For 25 years, Healthy Start staff have been making mothers and babies a priority. Pregnant women are getting care earlier and fewer babies are dying. However, we now have a serious and growing problem with substance use and depression during pregnancy, newborns dependent on opioids and other substances, and significant differences in health conditions and treatment across populations. Together, we can strengthen the behavioral health of women and their families, and do more to address mental health and substance use in ways that respond to the needs of culturally diverse communities.
Healthy Start has always worked hard to screen and refer women and their families, but with challenges related to substance use and depression, we need new, more comprehensive, and more relevant strategies and solutions. Healthy Start programs have an opportunity to identify strategies and supports that address the needs of culturally diverse communities to prevent and treat life-threatening mental health and substance use disorders. As part of Healthy Start, you can be an important part of a new trend of fewer substance-exposed newborns, fewer pregnant women who use substances, and more women receiving much-needed mental health care during and after pregnancy.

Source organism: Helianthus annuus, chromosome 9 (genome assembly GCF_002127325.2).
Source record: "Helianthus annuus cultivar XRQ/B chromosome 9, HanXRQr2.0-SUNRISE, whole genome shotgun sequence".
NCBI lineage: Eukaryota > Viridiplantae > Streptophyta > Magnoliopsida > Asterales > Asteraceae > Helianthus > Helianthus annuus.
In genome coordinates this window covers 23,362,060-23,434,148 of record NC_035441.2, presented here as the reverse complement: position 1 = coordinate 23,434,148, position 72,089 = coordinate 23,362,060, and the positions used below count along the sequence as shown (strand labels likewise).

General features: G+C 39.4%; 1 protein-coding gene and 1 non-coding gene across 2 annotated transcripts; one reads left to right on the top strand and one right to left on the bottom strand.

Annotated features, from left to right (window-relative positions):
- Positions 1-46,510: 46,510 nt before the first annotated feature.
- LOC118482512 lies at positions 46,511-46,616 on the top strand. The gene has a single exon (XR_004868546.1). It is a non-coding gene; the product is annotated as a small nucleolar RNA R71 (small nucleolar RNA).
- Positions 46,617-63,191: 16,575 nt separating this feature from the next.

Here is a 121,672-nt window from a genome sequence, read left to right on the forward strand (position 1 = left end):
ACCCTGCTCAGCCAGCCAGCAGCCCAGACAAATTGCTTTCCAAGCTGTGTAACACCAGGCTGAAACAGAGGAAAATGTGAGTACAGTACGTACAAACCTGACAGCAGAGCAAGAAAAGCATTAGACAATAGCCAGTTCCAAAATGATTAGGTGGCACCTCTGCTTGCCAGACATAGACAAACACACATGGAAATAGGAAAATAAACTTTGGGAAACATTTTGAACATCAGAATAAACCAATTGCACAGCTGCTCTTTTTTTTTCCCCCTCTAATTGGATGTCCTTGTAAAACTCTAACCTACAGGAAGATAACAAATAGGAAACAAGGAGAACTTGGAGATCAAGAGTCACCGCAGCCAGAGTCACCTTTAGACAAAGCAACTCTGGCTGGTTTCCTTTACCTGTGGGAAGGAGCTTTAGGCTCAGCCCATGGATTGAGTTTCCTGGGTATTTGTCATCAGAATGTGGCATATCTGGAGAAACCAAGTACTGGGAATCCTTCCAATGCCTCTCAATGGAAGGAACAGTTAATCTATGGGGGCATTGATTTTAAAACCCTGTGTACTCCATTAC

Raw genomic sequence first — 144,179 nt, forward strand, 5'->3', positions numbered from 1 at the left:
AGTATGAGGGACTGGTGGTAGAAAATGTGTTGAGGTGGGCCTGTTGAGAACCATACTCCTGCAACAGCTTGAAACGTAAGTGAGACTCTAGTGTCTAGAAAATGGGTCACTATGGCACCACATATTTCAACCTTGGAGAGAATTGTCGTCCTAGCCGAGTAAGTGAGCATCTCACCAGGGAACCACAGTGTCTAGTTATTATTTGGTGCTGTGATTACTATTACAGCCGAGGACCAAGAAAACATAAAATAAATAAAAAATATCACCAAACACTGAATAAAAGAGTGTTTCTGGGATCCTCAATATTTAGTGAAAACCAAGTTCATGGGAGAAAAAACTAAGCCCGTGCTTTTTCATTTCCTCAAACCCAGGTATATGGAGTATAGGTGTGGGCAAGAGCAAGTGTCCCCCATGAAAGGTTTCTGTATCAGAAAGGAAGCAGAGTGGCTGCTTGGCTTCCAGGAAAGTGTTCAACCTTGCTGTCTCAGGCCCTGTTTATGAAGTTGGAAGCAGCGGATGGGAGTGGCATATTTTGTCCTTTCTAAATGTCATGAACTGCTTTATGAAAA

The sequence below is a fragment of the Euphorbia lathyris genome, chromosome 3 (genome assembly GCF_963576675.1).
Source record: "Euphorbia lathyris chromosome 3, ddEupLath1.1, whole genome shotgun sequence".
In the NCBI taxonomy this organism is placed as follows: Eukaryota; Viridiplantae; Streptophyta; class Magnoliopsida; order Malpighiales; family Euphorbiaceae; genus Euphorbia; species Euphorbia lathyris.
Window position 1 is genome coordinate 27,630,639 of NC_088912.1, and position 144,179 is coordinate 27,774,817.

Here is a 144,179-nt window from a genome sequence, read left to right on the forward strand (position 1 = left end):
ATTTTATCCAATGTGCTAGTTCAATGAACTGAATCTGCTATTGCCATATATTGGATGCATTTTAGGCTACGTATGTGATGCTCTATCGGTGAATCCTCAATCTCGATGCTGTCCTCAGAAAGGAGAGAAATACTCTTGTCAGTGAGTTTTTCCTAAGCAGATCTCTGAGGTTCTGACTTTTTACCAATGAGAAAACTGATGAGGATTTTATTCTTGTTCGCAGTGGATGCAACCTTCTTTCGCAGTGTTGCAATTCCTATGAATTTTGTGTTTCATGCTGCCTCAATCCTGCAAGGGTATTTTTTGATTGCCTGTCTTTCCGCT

Join us as we learn together about what can make it difficult for pregnant women and their families to be as healthy as possible, how you can help address obstacles and challenges that can mean unfair and unequal care for different populations, and about other considerations that can help you as you support children and families.
Presenters will actively engage participants throughout the webinar. They will also include current examples from culturally diverse populations, such as Tribal, Latinx, and African American communities to keep the discussion relevant to communities where Healthy Start staff and families live, work, and play.
Perinatal Depression Screening